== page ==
I’ve taken to reviewing a few car racing games of late. I’ve been wanting to build this library of games to try and explore what the genre has to offer.

Demolition Race came to my attention as it is more of a demolition derby style game rather than a straight racing game. If I’m going to explore this genre, I may as well have a look beyond the standard racing games to try and get more of a feel for what’s out there. Demolition Race looks like it targets just about any PC that’s out there, so may be a good option for those that don’t have strong gaming PC’s. Let’s see how good it is.


The game play is remarkably simple. When you start a game, you start competing against three other cars. The goal is to do three laps, dodging the other cars so that your car doesn’t get destroyed, and hope you make it to the end of the race.

Like many other games of this style, completing a race earns you money which you can then invest in upgrading your vehicle and purchase nitro packs to increase your power temporarily when needed.

The game itself really isn’t complicated at all. Though the mechanics could use a little bit of improvement, as I’ve een a few oddities.

The first improvement would be to do with car handling. While the speed is fine, the steering on your car can best be described as very sensitive. I know this is a demolition derby style game, and the whole point is you’re crashing into each other, however I think this is just a little overdone. It makes the cars a little bit too difficult to control, to the point my first game was spent mostly half way up the hill because steering it back to the track was proving to be challenging.

The other game mechanic that I think requires improvement revolves around the number of cars. Races typically only have four cars. I suspect this has been done for performance reasons, to keep with the low system requirements. The downside is that I’ve run a few games where the other cars have destroyed themselves, so you’re really only competing against yourself at that point with all the destruction taken out of it. This could be improved by allowing you to change the number of cars you’re competing against. That way those with lower performance PC’s can still run the game, but those with more capable PC’s can have a more enjoyable experience.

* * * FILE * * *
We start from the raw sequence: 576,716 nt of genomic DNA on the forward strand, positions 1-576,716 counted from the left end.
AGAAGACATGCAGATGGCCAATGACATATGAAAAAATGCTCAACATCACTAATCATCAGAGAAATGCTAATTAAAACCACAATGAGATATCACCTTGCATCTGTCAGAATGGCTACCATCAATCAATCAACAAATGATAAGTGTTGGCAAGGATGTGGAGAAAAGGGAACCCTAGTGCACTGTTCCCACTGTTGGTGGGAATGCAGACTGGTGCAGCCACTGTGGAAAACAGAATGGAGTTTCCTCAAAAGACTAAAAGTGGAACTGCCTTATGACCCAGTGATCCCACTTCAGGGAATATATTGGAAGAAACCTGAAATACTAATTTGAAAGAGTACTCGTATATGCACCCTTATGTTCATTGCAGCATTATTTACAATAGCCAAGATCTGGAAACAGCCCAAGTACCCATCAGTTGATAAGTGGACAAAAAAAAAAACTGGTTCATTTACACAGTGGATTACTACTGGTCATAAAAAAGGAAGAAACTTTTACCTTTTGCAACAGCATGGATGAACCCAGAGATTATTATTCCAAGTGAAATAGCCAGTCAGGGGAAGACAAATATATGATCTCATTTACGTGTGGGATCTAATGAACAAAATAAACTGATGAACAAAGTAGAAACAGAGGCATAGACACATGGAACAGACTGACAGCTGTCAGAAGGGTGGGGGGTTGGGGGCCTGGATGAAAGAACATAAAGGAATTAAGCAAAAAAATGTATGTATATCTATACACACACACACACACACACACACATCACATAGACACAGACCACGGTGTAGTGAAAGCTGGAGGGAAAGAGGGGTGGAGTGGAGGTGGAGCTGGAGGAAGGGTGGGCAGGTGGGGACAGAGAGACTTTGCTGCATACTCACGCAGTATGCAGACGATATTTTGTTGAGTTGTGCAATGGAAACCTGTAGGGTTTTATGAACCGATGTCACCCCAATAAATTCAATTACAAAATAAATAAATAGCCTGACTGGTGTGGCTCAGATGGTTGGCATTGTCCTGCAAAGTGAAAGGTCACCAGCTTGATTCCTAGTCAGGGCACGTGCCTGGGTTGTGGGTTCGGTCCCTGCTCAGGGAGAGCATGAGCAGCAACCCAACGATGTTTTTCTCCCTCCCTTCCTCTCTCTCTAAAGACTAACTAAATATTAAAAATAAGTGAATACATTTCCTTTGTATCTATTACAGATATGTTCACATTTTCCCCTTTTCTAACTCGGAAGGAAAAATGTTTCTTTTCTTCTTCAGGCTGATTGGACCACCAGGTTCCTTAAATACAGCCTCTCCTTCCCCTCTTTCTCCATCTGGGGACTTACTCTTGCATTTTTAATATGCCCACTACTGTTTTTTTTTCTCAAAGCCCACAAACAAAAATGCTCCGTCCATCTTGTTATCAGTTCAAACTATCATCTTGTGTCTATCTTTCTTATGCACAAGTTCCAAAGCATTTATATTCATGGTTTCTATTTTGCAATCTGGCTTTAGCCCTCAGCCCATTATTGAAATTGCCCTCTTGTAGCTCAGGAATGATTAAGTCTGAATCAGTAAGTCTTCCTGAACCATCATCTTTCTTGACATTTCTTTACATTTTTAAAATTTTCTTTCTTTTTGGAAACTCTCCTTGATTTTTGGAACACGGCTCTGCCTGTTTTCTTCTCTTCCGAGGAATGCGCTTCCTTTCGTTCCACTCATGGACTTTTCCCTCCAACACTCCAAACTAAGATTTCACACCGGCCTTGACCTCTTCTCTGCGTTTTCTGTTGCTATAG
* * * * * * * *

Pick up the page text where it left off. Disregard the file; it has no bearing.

Otherwise, the game mechanics are very much on point. It’s a fun little time waster and, given races are short, it’s one of those games that you can sink as little or as much time into as you want. I suspect though that it may be a game some will get bored of quickly, as the games run fairly quickly, and with the game mechanics you don’t always get the full demolition derby experience.


Demolition Race Image

The graphics situation would best be described as simple. It’s definitely not the worst graphics I’ve seen in a racing game, but given they’re targeting just about every PC that exists right now, the graphics have been extremely simplified.

That said, I think this may have been taken a step or two too far. I am aware they are setting the minimum requirements very low and hence need something that runs on a wide variety of hardware and still be playable. The graphics as they are tend to look a little bland. I just think they could aim for very slightly higher specs and still cast a very wide net, and in doing so will allow them to just have a little bit more detail, particularly in the vehicles.


Demolition Race is a game that I can see having potential. Where I think it falls down is that the graphics are a little disappointing, and the limit of four cars per race means that some players might get bored of the game fairly quickly.

If the developers can fix these, I think this would be a vastly improved game, and the changes could be quite easily made by allowing for more options to customise the game for those with more powerful machines.

As it is, I’d describe it as a middle-of-the-road game that just needs a few tweaks.

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Head honcho and tech guy behind the GeekJabber website, I also do my fair share of writing. I am a fan of vintage technology, casual gaming and music.